Hey Bubu: Troy Guard leases spot in Republic Plaza

Troy Guard. Photos courtesy of Guard.

Troy Guard. Photos courtesy of Guard.

Troy Guard has a 60-second meal for downtown diners who eat lunch on the run.

Guard, 44, signed a lease this week to open one of his Bubu quick-service, noodle bowl restaurants on the first floor of Republic Plaza.

Bubu serves bowls of proteins such as chicken, steak, salmon and tuna on a bed of veggies, noodles or rice. Guard said his employees can make your lunch in a minute or less for around $7.

“I think it’s going to be a good location because of the huge population density around there during the day,” Guard said. “People only have a short time frame to eat lunch, and we’re giving them something that’s close, fast and walkable.”

Guard, who operates nine restaurants, hopes to open the new 900-square-foot Bubu this fall, he said.Bubusign

He’ll spend about $360,000 renovating the space, he said. The area is a former food court that housed 12 restaurants prior to a $5 million overhaul that added a co-working space and gym.

The new spot has a built-in clientele, Guard said – the 3,000 people who work in Republic Plaza’s 56 floors of offices. Bubu will be the only restaurant on the ground floor, Guard said.

He also plans to offer breakfast items such as smoothies and granola.

Guard hopes to open five Bubu locations in metro Denver in the next few years. He said the concept works best in high-density neighborhoods where customers can take their food to go or eat quickly.

The new spot will be Guard’s second Bubu-branded location after he opened a spot on Larimer Street in 2014.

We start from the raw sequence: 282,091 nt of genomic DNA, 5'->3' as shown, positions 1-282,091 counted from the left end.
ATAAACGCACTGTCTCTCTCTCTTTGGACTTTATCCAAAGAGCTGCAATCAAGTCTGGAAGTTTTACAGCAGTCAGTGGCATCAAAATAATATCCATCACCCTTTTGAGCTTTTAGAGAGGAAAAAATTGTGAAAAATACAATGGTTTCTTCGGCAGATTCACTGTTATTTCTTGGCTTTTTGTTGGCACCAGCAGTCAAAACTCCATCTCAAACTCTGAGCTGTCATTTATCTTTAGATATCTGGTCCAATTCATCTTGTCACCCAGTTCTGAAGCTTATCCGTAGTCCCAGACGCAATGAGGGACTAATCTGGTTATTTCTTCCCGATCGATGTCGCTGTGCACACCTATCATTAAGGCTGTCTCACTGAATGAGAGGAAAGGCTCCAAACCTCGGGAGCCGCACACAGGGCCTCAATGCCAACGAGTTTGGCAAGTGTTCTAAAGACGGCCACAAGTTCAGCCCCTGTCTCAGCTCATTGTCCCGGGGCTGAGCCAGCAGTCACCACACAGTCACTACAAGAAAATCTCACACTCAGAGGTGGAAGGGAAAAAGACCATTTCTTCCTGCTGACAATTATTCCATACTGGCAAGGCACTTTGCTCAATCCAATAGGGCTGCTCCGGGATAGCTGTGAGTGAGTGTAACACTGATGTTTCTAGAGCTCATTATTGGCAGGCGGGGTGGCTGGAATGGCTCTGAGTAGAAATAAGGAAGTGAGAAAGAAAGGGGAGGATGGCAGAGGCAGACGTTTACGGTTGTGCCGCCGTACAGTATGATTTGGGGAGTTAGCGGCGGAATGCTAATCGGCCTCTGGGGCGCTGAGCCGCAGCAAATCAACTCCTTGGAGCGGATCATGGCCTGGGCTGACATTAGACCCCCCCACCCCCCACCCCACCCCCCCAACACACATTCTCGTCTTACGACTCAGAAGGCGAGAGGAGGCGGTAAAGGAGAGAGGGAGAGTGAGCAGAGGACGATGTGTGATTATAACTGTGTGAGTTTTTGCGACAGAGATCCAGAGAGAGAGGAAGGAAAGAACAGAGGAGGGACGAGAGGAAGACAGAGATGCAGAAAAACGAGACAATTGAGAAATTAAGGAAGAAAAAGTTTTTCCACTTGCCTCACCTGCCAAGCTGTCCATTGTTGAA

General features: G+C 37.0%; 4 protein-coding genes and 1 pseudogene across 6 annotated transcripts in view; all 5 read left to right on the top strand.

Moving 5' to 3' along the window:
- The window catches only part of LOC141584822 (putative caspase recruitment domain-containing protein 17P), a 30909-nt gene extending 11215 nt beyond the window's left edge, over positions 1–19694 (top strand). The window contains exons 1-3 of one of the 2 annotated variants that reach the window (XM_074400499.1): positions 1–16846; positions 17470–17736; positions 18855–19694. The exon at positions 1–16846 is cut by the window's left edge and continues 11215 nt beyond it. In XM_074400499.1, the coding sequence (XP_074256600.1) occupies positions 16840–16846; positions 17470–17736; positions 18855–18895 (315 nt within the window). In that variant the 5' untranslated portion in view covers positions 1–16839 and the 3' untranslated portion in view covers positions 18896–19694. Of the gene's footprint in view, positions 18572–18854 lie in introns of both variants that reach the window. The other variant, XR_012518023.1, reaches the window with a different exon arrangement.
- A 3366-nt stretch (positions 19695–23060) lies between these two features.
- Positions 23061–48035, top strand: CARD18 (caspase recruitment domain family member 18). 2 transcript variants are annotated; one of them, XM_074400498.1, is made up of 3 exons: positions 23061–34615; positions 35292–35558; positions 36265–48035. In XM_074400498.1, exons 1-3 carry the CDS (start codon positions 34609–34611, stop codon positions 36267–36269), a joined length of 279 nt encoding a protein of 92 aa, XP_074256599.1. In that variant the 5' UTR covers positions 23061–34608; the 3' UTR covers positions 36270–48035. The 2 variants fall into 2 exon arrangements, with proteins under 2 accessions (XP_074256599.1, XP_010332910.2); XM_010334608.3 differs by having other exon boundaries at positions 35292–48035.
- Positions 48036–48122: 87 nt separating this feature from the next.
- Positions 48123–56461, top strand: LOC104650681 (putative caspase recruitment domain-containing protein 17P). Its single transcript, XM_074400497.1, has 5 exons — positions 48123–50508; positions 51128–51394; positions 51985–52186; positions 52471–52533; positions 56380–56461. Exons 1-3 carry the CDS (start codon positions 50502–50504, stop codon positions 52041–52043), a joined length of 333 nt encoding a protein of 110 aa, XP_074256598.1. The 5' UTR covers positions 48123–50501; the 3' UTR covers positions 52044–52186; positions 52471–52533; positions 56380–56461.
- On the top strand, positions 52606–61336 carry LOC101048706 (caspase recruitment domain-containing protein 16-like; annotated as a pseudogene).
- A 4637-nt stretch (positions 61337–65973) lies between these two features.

Guard said starting May 7, he’ll renovate and rebrand a Bubu that opened last year at 7559 E. Academy Blvd., in the Lowry area, as an Asian restaurant named Lucky Cat. Guard plans to spend $100,000 on the renovation and to open Lucky Cat on May 17.

The restaurant will feature Asian fare such as dumplings and sesame chicken priced between $15 and $20, Guard said, and will have a full bar with a sake-dispensing machine.

“We love the location and the layout, but we don’t have the client turnover – the check average is low, so you need a lot of turnover for it to make sense,” Guard said. “Lucky Cat is going to be more of a sit-down place.

“The only reason I didn’t do Asian with my first place (LoDo’s TAG Restaurant, opened in 2009) is because I didn’t want to get pigeonholed into one style,” Guard said. “Now it’s come full circle.”

Guard plans to open six more restaurants this year in neighborhoods such as the Highlands, Sunnyside and Stapleton.

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